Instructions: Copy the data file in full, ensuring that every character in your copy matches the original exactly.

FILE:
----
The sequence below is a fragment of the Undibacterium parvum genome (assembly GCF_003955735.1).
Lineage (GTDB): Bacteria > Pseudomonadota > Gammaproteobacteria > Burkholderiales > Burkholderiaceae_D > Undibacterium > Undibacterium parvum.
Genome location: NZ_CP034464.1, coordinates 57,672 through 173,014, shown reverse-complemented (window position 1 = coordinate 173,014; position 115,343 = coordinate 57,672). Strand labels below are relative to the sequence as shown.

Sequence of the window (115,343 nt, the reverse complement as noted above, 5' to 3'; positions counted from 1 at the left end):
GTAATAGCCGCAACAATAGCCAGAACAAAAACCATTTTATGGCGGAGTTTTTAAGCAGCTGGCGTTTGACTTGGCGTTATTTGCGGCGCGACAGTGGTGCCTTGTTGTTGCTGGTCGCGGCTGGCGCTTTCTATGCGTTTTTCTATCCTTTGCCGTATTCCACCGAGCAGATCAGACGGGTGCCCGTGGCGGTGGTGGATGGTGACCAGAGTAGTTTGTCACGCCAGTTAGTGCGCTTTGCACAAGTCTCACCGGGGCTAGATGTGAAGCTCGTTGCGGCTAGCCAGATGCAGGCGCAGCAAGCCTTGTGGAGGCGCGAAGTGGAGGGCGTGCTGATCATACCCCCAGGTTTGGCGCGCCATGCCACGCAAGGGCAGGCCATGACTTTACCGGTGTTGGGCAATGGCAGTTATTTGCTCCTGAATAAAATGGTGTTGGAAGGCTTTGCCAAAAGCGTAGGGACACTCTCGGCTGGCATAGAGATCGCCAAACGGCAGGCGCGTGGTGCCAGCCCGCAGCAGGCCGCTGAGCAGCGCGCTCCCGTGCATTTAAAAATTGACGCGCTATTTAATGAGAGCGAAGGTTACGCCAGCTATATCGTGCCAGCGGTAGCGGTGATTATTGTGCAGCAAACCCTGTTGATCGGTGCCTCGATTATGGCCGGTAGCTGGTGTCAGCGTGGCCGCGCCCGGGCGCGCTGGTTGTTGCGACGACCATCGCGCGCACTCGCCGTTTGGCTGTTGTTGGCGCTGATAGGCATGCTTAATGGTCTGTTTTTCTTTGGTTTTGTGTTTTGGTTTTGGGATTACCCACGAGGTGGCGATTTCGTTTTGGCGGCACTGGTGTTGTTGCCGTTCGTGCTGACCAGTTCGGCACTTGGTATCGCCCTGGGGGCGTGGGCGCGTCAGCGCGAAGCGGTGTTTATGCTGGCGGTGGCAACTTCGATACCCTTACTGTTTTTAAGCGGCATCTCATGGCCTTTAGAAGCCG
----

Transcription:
The sequence below is a fragment of the Undibacterium parvum genome (assembly GCF_003955735.1).
Lineage (GTDB): Bacteria > Pseudomonadota > Gammaproteobacteria > Burkholderiales > Burkholderiaceae_D > Undibacterium > Undibacterium parvum.
Genome location: NZ_CP034464.1, coordinates 57,672 through 173,014, shown reverse-complemented (window position 1 = coordinate 173,014; position 115,343 = coordinate 57,672). Strand labels below are relative to the sequence as shown.

Sequence of the window (115,343 nt, the reverse complement as noted above, 5' to 3'; positions counted from 1 at the left end):
GTAATAGCCGCAACAATAGCCAGAACAAAAACCATTTTATGGCGGAGTTTTTAAGCAGCTGGCGTTTGACTTGGCGTTATTTGCGGCGCGACAGTGGTGCCTTGTTGTTGCTGGTCGCGGCTGGCGCTTTCTATGCGTTTTTCTATCCTTTGCCGTATTCCACCGAGCAGATCAGACGGGTGCCCGTGGCGGTGGTGGATGGTGACCAGAGTAGTTTGTCACGCCAGTTAGTGCGCTTTGCACAAGTCTCACCGGGGCTAGATGTGAAGCTCGTTGCGGCTAGCCAGATGCAGGCGCAGCAAGCCTTGTGGAGGCGCGAAGTGGAGGGCGTGCTGATCATACCCCCAGGTTTGGCGCGCCATGCCACGCAAGGGCAGGCCATGACTTTACCGGTGTTGGGCAATGGCAGTTATTTGCTCCTGAATAAAATGGTGTTGGAAGGCTTTGCCAAAAGCGTAGGGACACTCTCGGCTGGCATAGAGATCGCCAAACGGCAGGCGCGTGGTGCCAGCCCGCAGCAGGCCGCTGAGCAGCGCGCTCCCGTGCATTTAAAAATTGACGCGCTATTTAATGAGAGCGAAGGTTACGCCAGCTATATCGTGCCAGCGGTAGCGGTGATTATTGTGCAGCAAACCCTGTTGATCGGTGCCTCGATTATGGCCGGTAGCTGGTGTCAGCGTGGCCGCGCCCGGGCGCGCTGGTTGTTGCGACGACCATCGCGCGCACTCGCCGTTTGGCTGTTGTTGGCGCTGATAGGCATGCTTAATGGTCTGTTTTTCTTTGGTTTTGTGTTTTGGTTTTGGGATTACCCACGAGGTGGCGATTTCGTTTTGGCGGCACTGGTGTTGTTGCCGTTCGTGCTGACCAGTTCGGCACTTGGTATCGCCCTGGGGGCGTGGGCGCGTCAGCGCGAAGCGGTGTTTATGCTGGCGGTGGCAACTTCGATACCCTTACTGTTTTTAAGCGGCATCTCATGGCCTTTAGAAGCCG